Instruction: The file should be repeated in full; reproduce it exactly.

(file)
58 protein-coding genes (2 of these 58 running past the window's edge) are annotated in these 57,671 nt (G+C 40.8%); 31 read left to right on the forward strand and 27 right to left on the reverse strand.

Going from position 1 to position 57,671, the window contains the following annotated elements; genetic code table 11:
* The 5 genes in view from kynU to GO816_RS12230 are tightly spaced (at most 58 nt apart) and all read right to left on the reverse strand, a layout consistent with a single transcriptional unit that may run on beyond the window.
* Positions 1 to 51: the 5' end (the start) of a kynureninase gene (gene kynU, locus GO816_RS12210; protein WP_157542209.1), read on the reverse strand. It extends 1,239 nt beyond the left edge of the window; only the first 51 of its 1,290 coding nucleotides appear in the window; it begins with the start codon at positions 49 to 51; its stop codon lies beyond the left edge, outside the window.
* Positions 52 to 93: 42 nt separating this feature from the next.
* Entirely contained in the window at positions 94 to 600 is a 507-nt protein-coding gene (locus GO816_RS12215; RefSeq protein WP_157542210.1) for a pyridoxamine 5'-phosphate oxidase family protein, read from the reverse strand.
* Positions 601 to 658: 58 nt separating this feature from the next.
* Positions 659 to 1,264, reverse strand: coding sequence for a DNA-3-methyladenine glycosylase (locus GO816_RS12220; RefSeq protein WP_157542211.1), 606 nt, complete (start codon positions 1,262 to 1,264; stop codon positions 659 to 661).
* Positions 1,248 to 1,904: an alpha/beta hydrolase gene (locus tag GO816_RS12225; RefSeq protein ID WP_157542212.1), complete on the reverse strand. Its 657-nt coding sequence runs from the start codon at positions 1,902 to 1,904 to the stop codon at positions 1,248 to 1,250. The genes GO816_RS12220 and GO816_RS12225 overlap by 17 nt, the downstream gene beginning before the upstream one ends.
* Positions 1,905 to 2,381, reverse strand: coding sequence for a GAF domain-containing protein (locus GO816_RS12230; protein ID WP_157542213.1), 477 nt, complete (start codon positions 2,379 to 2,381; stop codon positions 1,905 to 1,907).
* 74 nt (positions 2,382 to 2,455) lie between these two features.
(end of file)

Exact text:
58 protein-coding genes (2 of these 58 running past the window's edge) are annotated in these 57,671 nt (G+C 40.8%); 31 read left to right on the forward strand and 27 right to left on the reverse strand.

Going from position 1 to position 57,671, the window contains the following annotated elements; genetic code table 11:
* The 5 genes in view from kynU to GO816_RS12230 are tightly spaced (at most 58 nt apart) and all read right to left on the reverse strand, a layout consistent with a single transcriptional unit that may run on beyond the window.
* Positions 1 to 51: the 5' end (the start) of a kynureninase gene (gene kynU, locus GO816_RS12210; protein WP_157542209.1), read on the reverse strand. It extends 1,239 nt beyond the left edge of the window; only the first 51 of its 1,290 coding nucleotides appear in the window; it begins with the start codon at positions 49 to 51; its stop codon lies beyond the left edge, outside the window.
* Positions 52 to 93: 42 nt separating this feature from the next.
* Entirely contained in the window at positions 94 to 600 is a 507-nt protein-coding gene (locus GO816_RS12215; RefSeq protein WP_157542210.1) for a pyridoxamine 5'-phosphate oxidase family protein, read from the reverse strand.
* Positions 601 to 658: 58 nt separating this feature from the next.
* Positions 659 to 1,264, reverse strand: coding sequence for a DNA-3-methyladenine glycosylase (locus GO816_RS12220; RefSeq protein WP_157542211.1), 606 nt, complete (start codon positions 1,262 to 1,264; stop codon positions 659 to 661).
* Positions 1,248 to 1,904: an alpha/beta hydrolase gene (locus tag GO816_RS12225; RefSeq protein ID WP_157542212.1), complete on the reverse strand. Its 657-nt coding sequence runs from the start codon at positions 1,902 to 1,904 to the stop codon at positions 1,248 to 1,250. The genes GO816_RS12220 and GO816_RS12225 overlap by 17 nt, the downstream gene beginning before the upstream one ends.
* Positions 1,905 to 2,381, reverse strand: coding sequence for a GAF domain-containing protein (locus GO816_RS12230; protein ID WP_157542213.1), 477 nt, complete (start codon positions 2,379 to 2,381; stop codon positions 1,905 to 1,907).
* 74 nt (positions 2,382 to 2,455) lie between these two features.